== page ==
In 2020 the court rules were changed to require that all residential tenants must be given 14 days’ notice of an eviction. What happens though if the eviction is cancelled on the day?
The Government has published Guidance for landlords undertaking right to rent checks during the Coronavirus (covid-19) pandemic (the Guidance).
As of 30 March 2020, temporary measures have been put in place to make it easier for landlords to carry out these checks.
When does the right to rent apply?
As a reminder, all landlords must check that a potential occupier has the right to rent before allowing them to occupy. This usually involves inspecting original documentation.
There are a number of exclusions including:
- Local authority landlords; and
- Private registered providers of social housing when letting accommodation pursuant to a local authority nomination under the Housing Act 1996.
What does the Guidance say?
The Guidance lists the following temporary measures:
- Landlords can accept a scanned or photographed copy of original documents for checks, which can be submitted by tenants via email or mobile app.
- Landlords can carry out checks via video call with the tenant and have them hold up the original documentation to the camera. This can then be checked against the digital copy.
- When recording the date of the check, mark with the following wording: ‘an adjusted check has been undertaken on [insert date] due to COVID-19.’
The Guidance states landlords must ensure the checks comply with the ‘Code of practice on illegal immigrants and private rented accommodation’, and that the prescribed documents under the ‘Right to rent document checks: a user guide’ are obtained. Landlords must contact the ‘Landlord’s Checking Service’ if the tenant cannot provide documents from the prescribed lists.
Where tenants have not provided original documentation, landlords must ensure they carry out retrospective right-to-rent checks on existing tenants who:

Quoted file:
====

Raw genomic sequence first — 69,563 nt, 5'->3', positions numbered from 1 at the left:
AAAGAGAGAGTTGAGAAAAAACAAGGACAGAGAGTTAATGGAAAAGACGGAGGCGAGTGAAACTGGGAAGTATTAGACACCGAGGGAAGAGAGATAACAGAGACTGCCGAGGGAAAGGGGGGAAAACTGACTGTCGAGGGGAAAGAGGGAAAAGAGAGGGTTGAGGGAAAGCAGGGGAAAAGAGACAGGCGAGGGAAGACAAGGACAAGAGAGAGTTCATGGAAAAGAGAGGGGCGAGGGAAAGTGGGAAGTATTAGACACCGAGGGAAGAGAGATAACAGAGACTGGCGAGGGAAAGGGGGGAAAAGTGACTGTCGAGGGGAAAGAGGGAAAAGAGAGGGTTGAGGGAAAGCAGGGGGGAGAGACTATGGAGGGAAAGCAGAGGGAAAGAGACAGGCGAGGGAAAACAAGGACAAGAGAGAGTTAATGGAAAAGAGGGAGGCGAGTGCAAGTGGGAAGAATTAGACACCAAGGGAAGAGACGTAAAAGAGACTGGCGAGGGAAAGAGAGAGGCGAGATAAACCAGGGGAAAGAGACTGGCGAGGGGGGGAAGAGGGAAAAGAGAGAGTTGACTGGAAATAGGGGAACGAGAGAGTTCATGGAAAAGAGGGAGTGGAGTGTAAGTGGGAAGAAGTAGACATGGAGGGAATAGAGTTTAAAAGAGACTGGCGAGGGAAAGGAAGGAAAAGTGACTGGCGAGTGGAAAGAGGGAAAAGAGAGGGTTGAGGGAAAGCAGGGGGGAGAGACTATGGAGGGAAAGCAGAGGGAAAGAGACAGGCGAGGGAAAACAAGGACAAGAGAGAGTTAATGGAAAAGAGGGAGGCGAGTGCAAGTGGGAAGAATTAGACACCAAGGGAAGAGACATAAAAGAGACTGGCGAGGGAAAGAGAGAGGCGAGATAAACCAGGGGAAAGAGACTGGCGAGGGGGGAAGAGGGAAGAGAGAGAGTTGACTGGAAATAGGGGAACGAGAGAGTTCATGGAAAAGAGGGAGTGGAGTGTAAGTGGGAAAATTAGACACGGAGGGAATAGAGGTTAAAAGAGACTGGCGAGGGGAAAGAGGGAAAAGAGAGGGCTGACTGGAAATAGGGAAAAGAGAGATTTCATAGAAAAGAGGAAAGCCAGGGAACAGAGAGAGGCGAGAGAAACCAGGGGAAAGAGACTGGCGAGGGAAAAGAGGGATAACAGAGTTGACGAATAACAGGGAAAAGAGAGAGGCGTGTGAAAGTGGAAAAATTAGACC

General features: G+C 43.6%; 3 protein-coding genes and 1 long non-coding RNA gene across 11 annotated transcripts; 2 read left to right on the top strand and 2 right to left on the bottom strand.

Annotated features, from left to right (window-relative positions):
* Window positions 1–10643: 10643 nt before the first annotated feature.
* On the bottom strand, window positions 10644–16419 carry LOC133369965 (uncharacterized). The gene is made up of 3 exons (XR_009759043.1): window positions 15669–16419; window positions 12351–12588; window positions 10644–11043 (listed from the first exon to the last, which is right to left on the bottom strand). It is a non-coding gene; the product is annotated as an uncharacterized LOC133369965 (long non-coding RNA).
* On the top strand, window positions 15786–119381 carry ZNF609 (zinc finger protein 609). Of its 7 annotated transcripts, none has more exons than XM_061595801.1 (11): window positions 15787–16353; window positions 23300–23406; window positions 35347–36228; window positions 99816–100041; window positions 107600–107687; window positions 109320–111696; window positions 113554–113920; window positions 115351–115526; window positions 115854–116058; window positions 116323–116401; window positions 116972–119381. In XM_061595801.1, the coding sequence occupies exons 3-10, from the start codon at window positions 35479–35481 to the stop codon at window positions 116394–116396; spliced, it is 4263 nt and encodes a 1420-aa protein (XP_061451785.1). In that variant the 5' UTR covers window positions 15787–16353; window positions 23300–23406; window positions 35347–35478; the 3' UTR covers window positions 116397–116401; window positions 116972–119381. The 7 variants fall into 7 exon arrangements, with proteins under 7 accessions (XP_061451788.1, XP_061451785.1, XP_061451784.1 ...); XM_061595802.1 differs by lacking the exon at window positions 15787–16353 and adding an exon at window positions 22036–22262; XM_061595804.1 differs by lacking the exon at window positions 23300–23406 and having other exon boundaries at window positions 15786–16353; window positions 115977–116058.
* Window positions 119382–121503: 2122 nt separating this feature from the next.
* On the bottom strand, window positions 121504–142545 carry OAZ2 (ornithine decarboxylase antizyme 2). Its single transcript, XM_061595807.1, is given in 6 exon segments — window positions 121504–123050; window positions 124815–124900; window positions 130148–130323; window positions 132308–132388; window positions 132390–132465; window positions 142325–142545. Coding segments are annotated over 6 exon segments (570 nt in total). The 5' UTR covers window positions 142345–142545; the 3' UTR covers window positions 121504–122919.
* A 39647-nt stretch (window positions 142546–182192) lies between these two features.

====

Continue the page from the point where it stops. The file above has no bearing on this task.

- commenced their tenancy from 30 March 2020 and where the temporary measures were used; or
- require a follow up right-to-rent check from 30 March 2020 and where the temporary measures have been used.
There will be an 8-week period to carry out retrospective right to rent checks once the temporary measures end.
The retrospective check-up should contain the following wording:
‘The individual's tenancy commenced on [insert date]. The prescribed right to rent check was undertaken on [insert date] due to COVID-19.’
As good practice, the landlord should ensure both the initial and retrospective checks are retained on the tenant’s file.
If the landlord discovers the tenant does not have sufficient immigration permission to rent, the landlord should make the report to the Home Office as soon as the retrospective check has been carried out and then consider what steps can be taken to end the tenancy. Action will not be taken against a landlord who has carried out the right-to-rent checks correctly as detailed above.
The importance of the right to rent
It is important to note that it remains an offence to knowingly rent out premises to a person who is not lawfully in the UK. The temporary measures do not provide a defence against a civil penalty for the duration of an individual’s tenancy.
The Home Office will provide an update in advance as to when the temporary measures will end. We shall follow up on this e-briefing once a date is known.
If you have any queries, please contact Nadira Khatun.
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